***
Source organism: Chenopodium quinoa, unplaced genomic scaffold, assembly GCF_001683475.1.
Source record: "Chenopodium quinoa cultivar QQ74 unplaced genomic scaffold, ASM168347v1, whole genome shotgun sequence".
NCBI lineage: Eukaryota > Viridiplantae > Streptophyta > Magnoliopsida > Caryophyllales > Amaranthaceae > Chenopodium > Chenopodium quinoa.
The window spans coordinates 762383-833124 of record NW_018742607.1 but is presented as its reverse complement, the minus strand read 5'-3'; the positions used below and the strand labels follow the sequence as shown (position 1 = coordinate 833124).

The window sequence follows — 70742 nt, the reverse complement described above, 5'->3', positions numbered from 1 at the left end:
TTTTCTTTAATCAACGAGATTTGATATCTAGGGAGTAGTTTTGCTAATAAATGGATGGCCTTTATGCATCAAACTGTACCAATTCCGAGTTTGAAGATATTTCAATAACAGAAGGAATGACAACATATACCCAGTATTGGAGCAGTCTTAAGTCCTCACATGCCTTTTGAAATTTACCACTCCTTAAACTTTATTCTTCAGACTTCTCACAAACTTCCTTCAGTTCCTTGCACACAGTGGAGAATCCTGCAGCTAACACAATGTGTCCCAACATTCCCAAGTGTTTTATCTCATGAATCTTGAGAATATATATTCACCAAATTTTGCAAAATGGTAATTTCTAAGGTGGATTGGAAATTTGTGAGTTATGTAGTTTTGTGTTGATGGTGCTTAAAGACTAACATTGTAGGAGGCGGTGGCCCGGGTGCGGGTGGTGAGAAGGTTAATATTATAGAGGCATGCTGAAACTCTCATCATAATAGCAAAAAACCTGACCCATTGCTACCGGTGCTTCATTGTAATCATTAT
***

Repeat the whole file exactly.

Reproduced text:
Source organism: Chenopodium quinoa, unplaced genomic scaffold, assembly GCF_001683475.1.
Source record: "Chenopodium quinoa cultivar QQ74 unplaced genomic scaffold, ASM168347v1, whole genome shotgun sequence".
NCBI lineage: Eukaryota > Viridiplantae > Streptophyta > Magnoliopsida > Caryophyllales > Amaranthaceae > Chenopodium > Chenopodium quinoa.
The window spans coordinates 762383-833124 of record NW_018742607.1 but is presented as its reverse complement, the minus strand read 5'-3'; the positions used below and the strand labels follow the sequence as shown (position 1 = coordinate 833124).

The window sequence follows — 70742 nt, the reverse complement described above, 5'->3', positions numbered from 1 at the left end:
TTTTCTTTAATCAACGAGATTTGATATCTAGGGAGTAGTTTTGCTAATAAATGGATGGCCTTTATGCATCAAACTGTACCAATTCCGAGTTTGAAGATATTTCAATAACAGAAGGAATGACAACATATACCCAGTATTGGAGCAGTCTTAAGTCCTCACATGCCTTTTGAAATTTACCACTCCTTAAACTTTATTCTTCAGACTTCTCACAAACTTCCTTCAGTTCCTTGCACACAGTGGAGAATCCTGCAGCTAACACAATGTGTCCCAACATTCCCAAGTGTTTTATCTCATGAATCTTGAGAATATATATTCACCAAATTTTGCAAAATGGTAATTTCTAAGGTGGATTGGAAATTTGTGAGTTATGTAGTTTTGTGTTGATGGTGCTTAAAGACTAACATTGTAGGAGGCGGTGGCCCGGGTGCGGGTGGTGAGAAGGTTAATATTATAGAGGCATGCTGAAACTCTCATCATAATAGCAAAAAACCTGACCCATTGCTACCGGTGCTTCATTGTAATCATTAT